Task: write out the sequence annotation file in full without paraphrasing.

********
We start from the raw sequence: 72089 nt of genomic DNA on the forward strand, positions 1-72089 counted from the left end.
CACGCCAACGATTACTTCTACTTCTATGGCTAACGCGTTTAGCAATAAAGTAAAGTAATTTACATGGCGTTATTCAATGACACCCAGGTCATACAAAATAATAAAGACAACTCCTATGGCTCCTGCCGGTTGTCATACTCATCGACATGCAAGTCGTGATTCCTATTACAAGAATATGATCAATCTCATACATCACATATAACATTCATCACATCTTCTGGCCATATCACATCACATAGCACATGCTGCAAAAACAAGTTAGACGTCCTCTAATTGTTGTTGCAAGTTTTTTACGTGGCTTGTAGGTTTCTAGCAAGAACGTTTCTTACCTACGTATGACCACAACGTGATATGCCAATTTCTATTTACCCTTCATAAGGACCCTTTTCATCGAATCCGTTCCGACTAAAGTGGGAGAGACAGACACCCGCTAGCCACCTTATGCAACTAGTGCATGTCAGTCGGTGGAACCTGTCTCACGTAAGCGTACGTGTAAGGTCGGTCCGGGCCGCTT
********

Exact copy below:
We start from the raw sequence: 72089 nt of genomic DNA on the forward strand, positions 1-72089 counted from the left end.
CACGCCAACGATTACTTCTACTTCTATGGCTAACGCGTTTAGCAATAAAGTAAAGTAATTTACATGGCGTTATTCAATGACACCCAGGTCATACAAAATAATAAAGACAACTCCTATGGCTCCTGCCGGTTGTCATACTCATCGACATGCAAGTCGTGATTCCTATTACAAGAATATGATCAATCTCATACATCACATATAACATTCATCACATCTTCTGGCCATATCACATCACATAGCACATGCTGCAAAAACAAGTTAGACGTCCTCTAATTGTTGTTGCAAGTTTTTTACGTGGCTTGTAGGTTTCTAGCAAGAACGTTTCTTACCTACGTATGACCACAACGTGATATGCCAATTTCTATTTACCCTTCATAAGGACCCTTTTCATCGAATCCGTTCCGACTAAAGTGGGAGAGACAGACACCCGCTAGCCACCTTATGCAACTAGTGCATGTCAGTCGGTGGAACCTGTCTCACGTAAGCGTACGTGTAAGGTCGGTCCGGGCCGCTT